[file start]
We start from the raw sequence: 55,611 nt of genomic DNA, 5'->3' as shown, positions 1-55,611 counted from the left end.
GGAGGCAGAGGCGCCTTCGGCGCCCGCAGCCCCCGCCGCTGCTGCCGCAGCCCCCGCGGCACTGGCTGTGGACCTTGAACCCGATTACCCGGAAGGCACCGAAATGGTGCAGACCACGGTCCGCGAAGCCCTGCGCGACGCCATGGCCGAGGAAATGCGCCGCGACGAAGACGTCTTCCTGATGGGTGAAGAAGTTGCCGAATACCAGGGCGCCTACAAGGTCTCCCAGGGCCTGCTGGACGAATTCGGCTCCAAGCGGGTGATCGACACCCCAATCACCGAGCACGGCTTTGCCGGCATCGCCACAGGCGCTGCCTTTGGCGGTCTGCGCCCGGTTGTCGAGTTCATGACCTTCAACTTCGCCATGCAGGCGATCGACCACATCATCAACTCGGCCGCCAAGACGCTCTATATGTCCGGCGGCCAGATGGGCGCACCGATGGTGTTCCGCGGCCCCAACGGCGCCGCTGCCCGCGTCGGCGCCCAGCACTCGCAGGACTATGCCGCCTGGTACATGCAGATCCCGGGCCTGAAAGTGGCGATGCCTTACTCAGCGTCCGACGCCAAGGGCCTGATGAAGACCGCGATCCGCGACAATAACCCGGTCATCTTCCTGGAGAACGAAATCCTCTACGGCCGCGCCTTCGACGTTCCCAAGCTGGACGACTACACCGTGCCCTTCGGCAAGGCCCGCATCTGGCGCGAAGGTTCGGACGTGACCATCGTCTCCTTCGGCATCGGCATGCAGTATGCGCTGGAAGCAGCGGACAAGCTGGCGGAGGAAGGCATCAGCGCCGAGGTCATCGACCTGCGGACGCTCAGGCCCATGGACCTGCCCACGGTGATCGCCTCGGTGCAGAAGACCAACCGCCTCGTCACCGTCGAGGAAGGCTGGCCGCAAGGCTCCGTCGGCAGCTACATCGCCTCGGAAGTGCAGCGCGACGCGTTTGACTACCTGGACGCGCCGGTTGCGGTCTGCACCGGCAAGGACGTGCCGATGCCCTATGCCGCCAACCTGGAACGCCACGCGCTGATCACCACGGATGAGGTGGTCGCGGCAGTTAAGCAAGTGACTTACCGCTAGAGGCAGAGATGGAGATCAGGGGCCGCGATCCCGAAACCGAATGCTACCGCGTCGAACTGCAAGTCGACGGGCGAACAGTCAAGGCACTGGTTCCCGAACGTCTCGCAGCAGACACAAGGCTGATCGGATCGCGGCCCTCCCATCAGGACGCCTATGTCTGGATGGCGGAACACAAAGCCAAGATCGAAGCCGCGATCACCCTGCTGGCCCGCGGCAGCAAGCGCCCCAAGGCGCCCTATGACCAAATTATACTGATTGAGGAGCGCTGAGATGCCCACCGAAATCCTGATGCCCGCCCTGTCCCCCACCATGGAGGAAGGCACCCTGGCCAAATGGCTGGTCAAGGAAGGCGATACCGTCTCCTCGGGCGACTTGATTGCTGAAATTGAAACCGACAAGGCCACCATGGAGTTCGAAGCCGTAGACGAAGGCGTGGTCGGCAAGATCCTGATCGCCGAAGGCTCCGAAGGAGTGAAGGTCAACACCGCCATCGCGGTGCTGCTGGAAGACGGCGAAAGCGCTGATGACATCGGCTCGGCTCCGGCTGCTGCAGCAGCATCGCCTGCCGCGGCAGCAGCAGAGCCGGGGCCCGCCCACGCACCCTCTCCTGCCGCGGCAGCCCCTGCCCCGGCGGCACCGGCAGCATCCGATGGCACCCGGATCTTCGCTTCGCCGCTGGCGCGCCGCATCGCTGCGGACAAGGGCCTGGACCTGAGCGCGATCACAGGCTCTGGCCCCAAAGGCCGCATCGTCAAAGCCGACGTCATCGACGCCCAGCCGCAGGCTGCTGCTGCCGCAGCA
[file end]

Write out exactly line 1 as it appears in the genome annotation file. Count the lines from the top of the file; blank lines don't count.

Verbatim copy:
We start from the raw sequence: 55,611 nt of genomic DNA, 5'->3' as shown, positions 1-55,611 counted from the left end.